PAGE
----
PITTSBURG, Kansas -- Chad Foster never got to finish college. But he knows the value of the degrees that students earn in Pittsburg State’s Architectural Manufacturing Management & Technology program: He’s now the president and CEO of a company that last summer put PSU students to work as interns. 

His desire to see the program keep churning out qualified graduates for the workforce spurred a $12,000 donation.

“PSU students are the future of our industry,” said Foster, president and CEO of Gator Millworks in Denham Springs, Louisiana. “Supporting the program, the only one of its kind in the U.S., makes sense. If we want a better workforce for our industry, this is truly where it all begins.” 

Foster didn’t take the traditional route to becoming a corporate leader. His father, Randy, opened the company in 1994 to produce architectural millwork for the residential market of Livingston Parish and the surrounding areas.

Ten years later, Randy fell ill and was forced to engage the help of Chad, who was a junior in college at the time, to run the business. Intimidated at first by the prospect of running the company, the younger Foster soon embraced the challenge and dedicated himself to propelling Gator Millworks into being an industry leader. 

The company grew, and by 2007 had branched into the commercial market. 

Three years ago, Charlie Phillips, an assistant professor in AMMT, began inviting the company to attend Wood Tech Company Day in the College of Technology. 

But Foster was busy facing another challenge. In August 2016, massive torrential rain squalls and a devastating flood hit the area and left Gator Millworks with 30 inches of standing water. Everything was destroyed.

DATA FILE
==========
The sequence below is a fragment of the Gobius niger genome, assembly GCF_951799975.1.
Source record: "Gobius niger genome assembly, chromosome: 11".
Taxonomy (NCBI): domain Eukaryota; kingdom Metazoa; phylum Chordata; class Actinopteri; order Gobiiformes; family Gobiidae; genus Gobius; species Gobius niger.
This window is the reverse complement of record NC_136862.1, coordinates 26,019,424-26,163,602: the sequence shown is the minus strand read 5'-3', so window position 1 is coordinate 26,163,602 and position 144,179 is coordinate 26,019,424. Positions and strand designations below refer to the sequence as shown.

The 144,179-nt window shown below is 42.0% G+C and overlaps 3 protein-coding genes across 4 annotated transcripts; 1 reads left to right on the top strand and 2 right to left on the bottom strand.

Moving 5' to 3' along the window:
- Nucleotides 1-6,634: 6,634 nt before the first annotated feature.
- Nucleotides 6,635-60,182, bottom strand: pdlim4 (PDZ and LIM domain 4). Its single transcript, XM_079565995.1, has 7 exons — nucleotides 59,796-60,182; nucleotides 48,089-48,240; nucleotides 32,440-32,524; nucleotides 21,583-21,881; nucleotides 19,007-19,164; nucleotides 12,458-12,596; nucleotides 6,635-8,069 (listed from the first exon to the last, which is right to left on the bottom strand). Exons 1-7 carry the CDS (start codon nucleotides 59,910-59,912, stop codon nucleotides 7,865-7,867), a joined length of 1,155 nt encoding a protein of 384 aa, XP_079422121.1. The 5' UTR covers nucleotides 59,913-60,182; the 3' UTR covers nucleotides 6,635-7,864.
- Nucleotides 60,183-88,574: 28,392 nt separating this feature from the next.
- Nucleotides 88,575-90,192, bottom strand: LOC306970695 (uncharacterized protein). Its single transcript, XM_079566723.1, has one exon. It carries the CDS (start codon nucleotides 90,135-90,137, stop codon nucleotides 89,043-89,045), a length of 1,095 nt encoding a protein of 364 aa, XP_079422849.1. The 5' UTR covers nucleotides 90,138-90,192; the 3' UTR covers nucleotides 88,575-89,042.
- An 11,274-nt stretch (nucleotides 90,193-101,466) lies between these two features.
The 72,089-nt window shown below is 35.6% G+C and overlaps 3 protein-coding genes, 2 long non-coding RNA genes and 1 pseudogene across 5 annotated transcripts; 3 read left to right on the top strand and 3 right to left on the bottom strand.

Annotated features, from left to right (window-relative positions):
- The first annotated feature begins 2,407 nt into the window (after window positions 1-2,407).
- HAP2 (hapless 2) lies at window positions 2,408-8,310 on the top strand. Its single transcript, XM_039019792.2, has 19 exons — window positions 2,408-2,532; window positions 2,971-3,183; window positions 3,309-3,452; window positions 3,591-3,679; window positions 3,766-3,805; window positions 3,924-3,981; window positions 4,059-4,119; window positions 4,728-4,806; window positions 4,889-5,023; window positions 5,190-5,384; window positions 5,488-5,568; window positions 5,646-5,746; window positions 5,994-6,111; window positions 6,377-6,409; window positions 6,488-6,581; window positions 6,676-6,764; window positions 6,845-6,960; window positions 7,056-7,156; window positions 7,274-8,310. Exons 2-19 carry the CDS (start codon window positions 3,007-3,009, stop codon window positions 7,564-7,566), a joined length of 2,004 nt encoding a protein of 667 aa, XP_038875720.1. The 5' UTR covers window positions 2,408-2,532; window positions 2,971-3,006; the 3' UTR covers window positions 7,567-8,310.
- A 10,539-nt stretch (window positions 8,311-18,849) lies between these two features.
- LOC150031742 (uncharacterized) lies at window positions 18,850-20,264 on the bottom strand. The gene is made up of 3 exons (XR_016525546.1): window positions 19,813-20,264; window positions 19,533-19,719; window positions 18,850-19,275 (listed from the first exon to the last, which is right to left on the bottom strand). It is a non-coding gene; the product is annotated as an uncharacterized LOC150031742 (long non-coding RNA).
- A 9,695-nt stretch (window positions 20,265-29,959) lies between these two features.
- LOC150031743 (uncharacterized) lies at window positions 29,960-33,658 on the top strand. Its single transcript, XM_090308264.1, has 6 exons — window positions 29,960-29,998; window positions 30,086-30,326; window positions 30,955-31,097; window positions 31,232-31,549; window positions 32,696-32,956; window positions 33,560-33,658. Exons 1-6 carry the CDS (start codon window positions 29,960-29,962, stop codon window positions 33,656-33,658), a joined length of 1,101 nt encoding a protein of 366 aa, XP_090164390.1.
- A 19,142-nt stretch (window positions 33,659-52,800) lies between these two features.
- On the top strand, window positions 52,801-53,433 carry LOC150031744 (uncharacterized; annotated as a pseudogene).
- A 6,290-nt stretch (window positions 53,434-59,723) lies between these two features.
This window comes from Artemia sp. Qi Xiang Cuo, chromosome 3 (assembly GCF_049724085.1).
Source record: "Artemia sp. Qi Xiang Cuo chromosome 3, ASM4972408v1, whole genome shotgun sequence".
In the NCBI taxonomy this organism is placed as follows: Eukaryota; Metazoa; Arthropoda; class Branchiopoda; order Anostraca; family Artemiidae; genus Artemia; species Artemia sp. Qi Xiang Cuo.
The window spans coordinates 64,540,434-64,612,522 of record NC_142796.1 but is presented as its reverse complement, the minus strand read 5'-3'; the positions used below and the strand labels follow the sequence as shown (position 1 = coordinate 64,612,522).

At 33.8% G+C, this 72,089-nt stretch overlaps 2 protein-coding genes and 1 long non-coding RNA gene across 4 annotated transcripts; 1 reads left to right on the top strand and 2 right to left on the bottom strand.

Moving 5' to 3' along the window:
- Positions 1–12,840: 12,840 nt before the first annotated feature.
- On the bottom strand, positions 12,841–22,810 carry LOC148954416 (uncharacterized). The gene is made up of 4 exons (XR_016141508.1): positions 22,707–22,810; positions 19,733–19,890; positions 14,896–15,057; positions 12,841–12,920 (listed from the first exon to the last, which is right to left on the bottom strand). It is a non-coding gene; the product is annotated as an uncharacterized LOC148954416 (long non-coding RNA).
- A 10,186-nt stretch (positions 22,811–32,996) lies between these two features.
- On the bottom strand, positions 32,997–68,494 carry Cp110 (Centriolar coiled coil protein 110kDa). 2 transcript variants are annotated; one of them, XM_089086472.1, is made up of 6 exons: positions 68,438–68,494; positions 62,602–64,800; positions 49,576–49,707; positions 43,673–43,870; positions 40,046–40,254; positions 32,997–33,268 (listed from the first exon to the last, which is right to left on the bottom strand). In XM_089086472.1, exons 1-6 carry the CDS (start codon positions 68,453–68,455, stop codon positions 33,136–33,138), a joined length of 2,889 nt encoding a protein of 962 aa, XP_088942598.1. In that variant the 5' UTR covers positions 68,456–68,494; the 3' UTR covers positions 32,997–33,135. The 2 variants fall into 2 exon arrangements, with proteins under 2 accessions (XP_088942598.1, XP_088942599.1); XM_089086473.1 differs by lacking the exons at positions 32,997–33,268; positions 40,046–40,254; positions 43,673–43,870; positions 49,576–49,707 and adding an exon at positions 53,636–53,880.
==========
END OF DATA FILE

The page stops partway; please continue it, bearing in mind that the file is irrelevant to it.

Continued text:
Employees formed crews, some to clean the company’s buildings, and others to help fellow employees recover, and within nine days, the shop was once again producing cabinetry. The company then set about rebuilding offices, a new showroom, and office space.

Last spring, four representatives from the company, including Foster, finally made it to campus for a career day event. 

“They put a lot of effort into getting here, and I think they were excited to see what we do,” Phillips said. 

That visit resulted in three students, seniors Kort McDonough and Payton Miller, and junior Kelson Claasen, landing internships with Gator Millworks over the summer. 

“We were incredibly impressed with the skills they showcased during their time at Gator,” Foster said. “Through hands-on learning, PSU is providing real-world experience on the tools, software, and equipment we use each and every day.”

Gator Millworks returned to campus last week for the College of Technology’s annual Company Days, and they didn’t come empty-handed.

“It was a pleasant surprise,” said Phillips of the $12,000 donation. “It’s great that they see the benefit of investing in the program. They see the big picture, the value. It’s very meaningful for us, and we’re grateful for the relationship that has been built.”

Phillips said in coming months he’ll be focused on recruiting more students to the program — something Foster is happy about.

“By investing in this program, we’re investing not only in the school and its students, but in the future of our industry as a whole,” Foster said.

In recognition of his efforts on behalf of the industry, the community, and at Gator Millworks, Foster was recently named an honoree in the Wood Industry 40 Under 40 Class of 2018. The 40 Under 40 celebrates the next generation of industry professionals who are making an impact on wood products manufacturing in North America.

For more on Pittsburg State's program, visit http://www.pittstate.edu.

 

Have something to say? Share your thoughts with us in the comments below.